The future is coming—at 11 miles per hour - Curbed
The future arrives for me in the form of a rectangle on four wheels, about half the size of a conventional school bus, with large windows all around. When the side door opens, an impressively mustachioed safety attendant named Buddy welcomes me aboard. Standing at a small command terminal, Buddy cues up the route and disengages the emergency brake, and we peel out of the parking spot at a cool 11 miles per hour. This is no David Hasselhoff-ian Knight Rider driving experience—then again, KITT was science fiction. I put my sunglasses on and kick back as Olli comes to a gradual stop at a four-way intersection and then navigates a left turn seamlessly.
This is my inaugural ride on the Olli shuttle bus, and my first-ever ride in an autonomous vehicle, seated comfortably on a 3D-printed seat with a belt fastened across my lap, cruising along at a speed attainable by a skilled tricycling kindergartener. With Buddy. And his garage-broom-bristle ’stache.
On a Wednesday afternoon in January, I’m in National Harbor, the Maryland-based sales and demonstration facility operated by Local Motors. The Arizona-based automaker is known for crowdsourcing vehicle design and then creating those vehicles using advanced manufacturing techniques. (It was Local Motors that created the Strati, the first fully 3D-printed car. The Olli shuttle I rode on was designed by Colombian-born Edgar Sarmiento; roughly 80 percent of the thing is 3D-printed.) Chances are you’ve heard of Olli, especially if you live in the Washington, D.C., area. For the last several years, Local Motors has teased a wider rollout of its electric autonomous shuttle bus in the D.C. area.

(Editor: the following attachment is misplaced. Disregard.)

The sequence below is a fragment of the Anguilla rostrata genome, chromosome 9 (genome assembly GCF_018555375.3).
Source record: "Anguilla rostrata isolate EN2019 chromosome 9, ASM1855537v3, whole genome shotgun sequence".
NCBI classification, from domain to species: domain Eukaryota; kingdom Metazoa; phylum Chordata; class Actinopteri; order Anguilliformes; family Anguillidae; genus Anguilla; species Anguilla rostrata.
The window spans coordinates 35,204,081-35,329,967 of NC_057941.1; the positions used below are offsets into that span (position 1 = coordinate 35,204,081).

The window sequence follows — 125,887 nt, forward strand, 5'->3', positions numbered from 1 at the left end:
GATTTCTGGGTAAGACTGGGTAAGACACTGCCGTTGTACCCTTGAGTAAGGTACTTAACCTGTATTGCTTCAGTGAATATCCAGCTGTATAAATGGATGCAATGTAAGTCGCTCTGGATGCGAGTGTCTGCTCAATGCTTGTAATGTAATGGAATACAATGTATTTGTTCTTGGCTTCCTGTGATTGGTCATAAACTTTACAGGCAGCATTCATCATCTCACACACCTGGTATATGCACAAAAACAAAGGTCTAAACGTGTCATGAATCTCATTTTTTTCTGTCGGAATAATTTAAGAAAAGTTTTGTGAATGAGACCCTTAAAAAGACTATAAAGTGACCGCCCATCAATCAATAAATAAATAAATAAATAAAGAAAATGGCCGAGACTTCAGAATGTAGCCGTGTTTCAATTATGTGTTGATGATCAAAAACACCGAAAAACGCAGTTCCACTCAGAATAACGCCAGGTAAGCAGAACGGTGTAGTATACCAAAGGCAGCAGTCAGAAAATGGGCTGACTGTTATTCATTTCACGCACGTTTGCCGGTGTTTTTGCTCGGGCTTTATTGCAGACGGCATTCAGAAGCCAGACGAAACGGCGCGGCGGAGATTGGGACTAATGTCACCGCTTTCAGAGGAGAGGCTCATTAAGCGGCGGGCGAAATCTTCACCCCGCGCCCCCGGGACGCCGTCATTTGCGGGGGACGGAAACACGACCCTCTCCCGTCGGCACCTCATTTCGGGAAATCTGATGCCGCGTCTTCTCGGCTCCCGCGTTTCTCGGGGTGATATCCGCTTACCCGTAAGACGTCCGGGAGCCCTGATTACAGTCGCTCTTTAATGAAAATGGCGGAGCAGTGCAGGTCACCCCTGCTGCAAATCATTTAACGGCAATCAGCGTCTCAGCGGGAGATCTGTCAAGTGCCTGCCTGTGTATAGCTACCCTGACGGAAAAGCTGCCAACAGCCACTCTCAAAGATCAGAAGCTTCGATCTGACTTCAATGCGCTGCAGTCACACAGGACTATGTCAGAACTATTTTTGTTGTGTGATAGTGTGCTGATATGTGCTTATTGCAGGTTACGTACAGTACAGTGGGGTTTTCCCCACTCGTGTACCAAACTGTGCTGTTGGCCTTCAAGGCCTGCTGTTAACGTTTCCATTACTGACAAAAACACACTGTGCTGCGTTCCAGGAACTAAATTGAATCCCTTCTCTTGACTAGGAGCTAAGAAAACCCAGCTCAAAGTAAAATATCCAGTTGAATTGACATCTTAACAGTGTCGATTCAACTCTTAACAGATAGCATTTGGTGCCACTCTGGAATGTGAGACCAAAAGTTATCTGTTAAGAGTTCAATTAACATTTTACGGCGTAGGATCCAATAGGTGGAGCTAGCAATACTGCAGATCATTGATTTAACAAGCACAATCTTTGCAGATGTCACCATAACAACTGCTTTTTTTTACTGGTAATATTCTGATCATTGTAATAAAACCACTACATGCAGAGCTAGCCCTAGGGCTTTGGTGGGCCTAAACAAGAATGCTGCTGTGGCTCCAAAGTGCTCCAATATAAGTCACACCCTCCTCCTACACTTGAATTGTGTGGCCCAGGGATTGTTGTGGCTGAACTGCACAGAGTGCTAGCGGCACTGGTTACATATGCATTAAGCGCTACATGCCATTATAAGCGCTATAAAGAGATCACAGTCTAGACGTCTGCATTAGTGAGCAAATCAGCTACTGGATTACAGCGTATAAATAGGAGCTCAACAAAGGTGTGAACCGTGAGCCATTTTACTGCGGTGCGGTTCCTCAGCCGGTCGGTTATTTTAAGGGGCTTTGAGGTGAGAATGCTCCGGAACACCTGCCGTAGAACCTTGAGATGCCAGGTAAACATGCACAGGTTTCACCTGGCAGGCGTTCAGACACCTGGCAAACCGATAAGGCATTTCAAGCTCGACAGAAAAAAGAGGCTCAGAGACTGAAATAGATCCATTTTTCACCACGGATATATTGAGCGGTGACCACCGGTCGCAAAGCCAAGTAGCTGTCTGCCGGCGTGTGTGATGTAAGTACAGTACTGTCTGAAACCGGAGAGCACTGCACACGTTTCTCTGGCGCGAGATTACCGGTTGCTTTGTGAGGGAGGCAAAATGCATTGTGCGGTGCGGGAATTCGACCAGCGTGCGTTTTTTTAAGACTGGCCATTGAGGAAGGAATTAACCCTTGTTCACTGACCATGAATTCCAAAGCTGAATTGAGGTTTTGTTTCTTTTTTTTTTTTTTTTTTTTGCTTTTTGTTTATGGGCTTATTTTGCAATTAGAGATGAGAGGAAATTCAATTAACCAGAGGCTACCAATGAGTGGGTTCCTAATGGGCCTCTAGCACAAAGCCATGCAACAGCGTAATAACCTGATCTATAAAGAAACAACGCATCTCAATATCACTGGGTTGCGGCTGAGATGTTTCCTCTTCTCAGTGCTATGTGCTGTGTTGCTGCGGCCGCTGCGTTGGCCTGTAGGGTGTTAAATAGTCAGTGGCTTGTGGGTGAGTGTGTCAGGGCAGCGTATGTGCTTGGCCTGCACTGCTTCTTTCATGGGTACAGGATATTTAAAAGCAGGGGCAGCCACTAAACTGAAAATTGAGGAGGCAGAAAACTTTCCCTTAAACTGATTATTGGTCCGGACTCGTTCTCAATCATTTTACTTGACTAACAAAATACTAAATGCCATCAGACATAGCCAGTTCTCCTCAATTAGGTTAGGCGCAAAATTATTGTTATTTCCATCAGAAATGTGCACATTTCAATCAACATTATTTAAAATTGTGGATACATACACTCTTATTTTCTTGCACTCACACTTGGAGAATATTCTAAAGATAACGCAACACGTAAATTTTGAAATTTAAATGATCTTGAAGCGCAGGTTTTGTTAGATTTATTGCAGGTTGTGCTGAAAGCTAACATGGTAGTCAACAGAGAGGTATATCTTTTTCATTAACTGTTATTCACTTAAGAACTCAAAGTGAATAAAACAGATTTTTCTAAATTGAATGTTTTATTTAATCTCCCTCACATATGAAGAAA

In 2019, Olli seems to have finally found its wheels. The ride I took in January marks phase one of Local Motors’ pilot project in National Harbor, the waterfront dining and entertainment district just south of the nation’s capital on the Maryland side of the Potomac River. This year, Local Motors is offering autonomous rides on the Olli, along fixed routes around the neighborhood’s main shopping and eating areas. Later this year, Local Motors will increase the number of buses operating along these routes from one to three, part of a pilot project to prove not only that a higher number of self-driving shuttles can operate safely, but also that the demand for these shuttles exists in the first place.
Click here to read the full article: